PM+: Sustainable Energy Week: Fuel for rural Europe

Liquefied petroleum gas can reach isolated rural communities and benefit millions of people, writes Samuel Maubanc.

By Samuel Maubanc

24 Jun 2015

This week Brussels plays host to EU Sustainable Energy Week (EUSEW), turning the Belgian city into the world capital of sustainable energy.

During these four days an impressive array of events will take place, discussing the greatest challenges that lay ahead for the European energy sector.

The official programme of the EUSEW is varied and it is with great satisfaction that I see many events focusing on rural and sparsely populated areas. These areas are often overlooked but EUSEW has rightly chosen to look into the challenges they face.


Many of the EU's rural and sparsely populated areas fall off the natural gas grid as the number of potential clients does not justify investment, or because the geographic hurdles are too difficult for natural gas networks to overcome.

Liquefied petroleum gas (LPG), as a versatile and easily transportable gaseous fuel, is available everywhere, even in remote regions such as mountains and islands.

This makes it an effective complement to natural gas which is constrained by its reliance on a piped network.

As appliances are almost identical for both fuels, LPG enables households and business outside the natural gas network to use efficient and clean technologies such as condensing/hybrid boilers, gas heat pumps, micro-cogeneration, and thermo-solar installations.

Though it is rarely analysed as an independent entity, Off-Grid Europe (OGE), areas outside the natural gas network - is comprised of 40.7 million households, making it a significant and distinctive part of the residential energy system.

Indeed, in 2010, OGE's residential sector accounted for 50.8 million tonnes of oil equivalent (Toe) of energy consumption and generated 82 million tonnes of CO2 emissions.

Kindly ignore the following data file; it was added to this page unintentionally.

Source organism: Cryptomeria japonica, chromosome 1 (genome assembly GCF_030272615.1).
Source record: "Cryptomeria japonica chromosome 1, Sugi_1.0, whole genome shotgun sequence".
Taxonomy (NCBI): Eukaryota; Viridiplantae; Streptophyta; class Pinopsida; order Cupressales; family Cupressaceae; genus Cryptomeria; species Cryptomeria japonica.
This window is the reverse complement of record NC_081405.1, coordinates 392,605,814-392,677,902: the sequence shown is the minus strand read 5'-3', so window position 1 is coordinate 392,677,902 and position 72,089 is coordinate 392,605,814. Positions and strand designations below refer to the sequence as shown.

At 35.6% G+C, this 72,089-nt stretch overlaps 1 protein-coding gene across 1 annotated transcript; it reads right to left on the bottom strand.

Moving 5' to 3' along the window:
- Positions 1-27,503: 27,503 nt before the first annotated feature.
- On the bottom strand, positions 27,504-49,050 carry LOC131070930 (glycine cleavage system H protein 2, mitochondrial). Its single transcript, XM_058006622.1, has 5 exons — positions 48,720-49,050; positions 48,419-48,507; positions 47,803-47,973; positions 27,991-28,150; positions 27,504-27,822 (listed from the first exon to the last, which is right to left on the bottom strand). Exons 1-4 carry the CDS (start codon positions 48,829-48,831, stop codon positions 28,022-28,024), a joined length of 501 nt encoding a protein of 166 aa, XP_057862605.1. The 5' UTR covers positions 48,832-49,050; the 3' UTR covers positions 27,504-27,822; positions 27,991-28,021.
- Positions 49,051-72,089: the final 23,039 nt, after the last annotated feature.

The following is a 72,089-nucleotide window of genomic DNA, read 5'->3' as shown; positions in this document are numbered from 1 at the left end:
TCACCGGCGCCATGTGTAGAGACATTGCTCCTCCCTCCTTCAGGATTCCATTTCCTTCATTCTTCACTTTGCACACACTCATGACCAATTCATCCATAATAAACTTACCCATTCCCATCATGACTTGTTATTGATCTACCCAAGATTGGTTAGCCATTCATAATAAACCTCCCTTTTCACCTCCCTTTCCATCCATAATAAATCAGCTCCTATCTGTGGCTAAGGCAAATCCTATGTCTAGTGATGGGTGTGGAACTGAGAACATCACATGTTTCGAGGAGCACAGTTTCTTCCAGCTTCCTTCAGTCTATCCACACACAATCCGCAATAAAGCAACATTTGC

On a related note, OGE is a part of the European residential energy system in which carbon intensive and polluting energy sources such as heating oil and coal play the most significant role.

The continued presence of these fuels - and the related possibility of replacing them with more sustainable alternatives, is both a problem and an opportunity for European policy-makers and citizens alike.

LPG can play a strategic role in the decarbonisation of OGE's residential sector because it is a clean burning, lower carbon gaseous fuel.

According to the PRIMES model, an energy modelling system developed by the Technical University of Athens, increased use of LPG in OGE could lead to the removal from the energy mix of 18.5 Toe of solid fuels and 20.9 million Toe of heating oil by 2030.

This would result in significant CO2 savings, as OGE would produce 184 million fewer tonnes of CO2.

Increased use of LPG would also give a boost to energy efficiency in these areas, and result in large reductions of emissions of local air pollutants.

Rural and sparsely populated areas should not be overlooked when deciding on something as essential as energy solutions for European consumers.

Due to its physical characteristics and ease of use, LPG can reach isolated communities and provides clear and identifiable benefits to millions of people.

EUSEW, and more generally all policy debates currently going on in relation to the implementation of the EU Energy Union, is a unique opportunity to discuss possible solutions and we at AEGPL are delighted to be able to contribute to the debate.


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